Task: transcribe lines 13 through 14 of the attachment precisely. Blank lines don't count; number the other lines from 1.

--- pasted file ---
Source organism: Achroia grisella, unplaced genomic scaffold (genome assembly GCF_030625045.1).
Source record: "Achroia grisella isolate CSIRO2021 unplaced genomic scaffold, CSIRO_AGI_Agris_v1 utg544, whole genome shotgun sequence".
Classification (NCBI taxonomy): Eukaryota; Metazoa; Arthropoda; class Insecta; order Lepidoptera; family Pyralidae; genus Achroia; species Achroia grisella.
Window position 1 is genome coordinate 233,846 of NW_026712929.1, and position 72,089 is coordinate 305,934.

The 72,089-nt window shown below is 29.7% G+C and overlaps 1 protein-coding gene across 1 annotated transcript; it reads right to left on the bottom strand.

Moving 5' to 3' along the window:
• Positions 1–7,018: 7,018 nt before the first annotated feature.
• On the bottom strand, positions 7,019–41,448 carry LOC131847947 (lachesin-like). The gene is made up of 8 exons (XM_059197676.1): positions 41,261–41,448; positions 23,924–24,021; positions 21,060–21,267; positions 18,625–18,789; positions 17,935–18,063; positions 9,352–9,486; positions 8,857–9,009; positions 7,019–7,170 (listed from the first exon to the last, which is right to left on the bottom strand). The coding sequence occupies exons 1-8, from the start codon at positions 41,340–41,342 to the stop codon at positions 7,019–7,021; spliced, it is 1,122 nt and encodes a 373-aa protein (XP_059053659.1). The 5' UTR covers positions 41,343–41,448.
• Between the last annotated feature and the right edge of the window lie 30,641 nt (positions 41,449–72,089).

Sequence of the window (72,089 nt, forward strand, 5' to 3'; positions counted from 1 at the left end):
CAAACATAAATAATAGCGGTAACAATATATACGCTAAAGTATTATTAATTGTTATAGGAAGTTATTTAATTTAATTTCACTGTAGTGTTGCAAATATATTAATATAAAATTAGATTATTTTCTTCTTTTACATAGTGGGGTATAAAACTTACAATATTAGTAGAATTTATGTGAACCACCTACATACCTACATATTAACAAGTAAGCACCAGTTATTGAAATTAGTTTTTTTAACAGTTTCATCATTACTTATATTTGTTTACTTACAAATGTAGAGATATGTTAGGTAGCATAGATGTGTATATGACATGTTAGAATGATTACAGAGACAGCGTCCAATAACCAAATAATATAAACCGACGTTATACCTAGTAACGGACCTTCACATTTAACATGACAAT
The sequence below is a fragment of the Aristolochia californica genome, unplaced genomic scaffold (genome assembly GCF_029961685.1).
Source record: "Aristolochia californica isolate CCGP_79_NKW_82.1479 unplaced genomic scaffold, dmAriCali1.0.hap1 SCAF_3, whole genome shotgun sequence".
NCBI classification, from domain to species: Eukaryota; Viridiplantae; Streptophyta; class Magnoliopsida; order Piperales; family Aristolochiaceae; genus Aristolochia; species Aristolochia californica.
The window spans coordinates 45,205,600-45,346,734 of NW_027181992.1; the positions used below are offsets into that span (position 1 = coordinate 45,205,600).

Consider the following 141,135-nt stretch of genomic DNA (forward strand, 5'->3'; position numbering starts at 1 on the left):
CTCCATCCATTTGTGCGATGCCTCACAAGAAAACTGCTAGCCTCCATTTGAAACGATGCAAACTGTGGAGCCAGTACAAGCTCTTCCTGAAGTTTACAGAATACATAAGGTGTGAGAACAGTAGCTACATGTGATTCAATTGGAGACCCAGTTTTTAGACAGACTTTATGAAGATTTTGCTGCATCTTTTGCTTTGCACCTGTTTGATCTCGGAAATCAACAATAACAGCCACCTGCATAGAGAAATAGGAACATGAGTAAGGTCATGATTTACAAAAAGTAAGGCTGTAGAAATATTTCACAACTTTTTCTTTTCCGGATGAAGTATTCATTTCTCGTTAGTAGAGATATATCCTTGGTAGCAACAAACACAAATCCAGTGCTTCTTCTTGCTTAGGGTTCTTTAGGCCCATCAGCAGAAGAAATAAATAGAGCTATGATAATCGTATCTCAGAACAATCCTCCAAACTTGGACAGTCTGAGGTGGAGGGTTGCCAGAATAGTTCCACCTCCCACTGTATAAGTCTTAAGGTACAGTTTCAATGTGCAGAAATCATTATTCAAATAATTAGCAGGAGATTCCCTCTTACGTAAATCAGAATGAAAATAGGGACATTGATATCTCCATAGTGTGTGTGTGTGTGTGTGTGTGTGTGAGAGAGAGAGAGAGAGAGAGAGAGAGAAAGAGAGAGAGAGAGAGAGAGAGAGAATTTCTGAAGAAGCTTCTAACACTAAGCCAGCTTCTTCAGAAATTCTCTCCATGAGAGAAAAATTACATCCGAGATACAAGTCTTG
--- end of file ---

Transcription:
Source record: "Aristolochia californica isolate CCGP_79_NKW_82.1479 unplaced genomic scaffold, dmAriCali1.0.hap1 SCAF_3, whole genome shotgun sequence".
NCBI classification, from domain to species: Eukaryota; Viridiplantae; Streptophyta; class Magnoliopsida; order Piperales; family Aristolochiaceae; genus Aristolochia; species Aristolochia californica.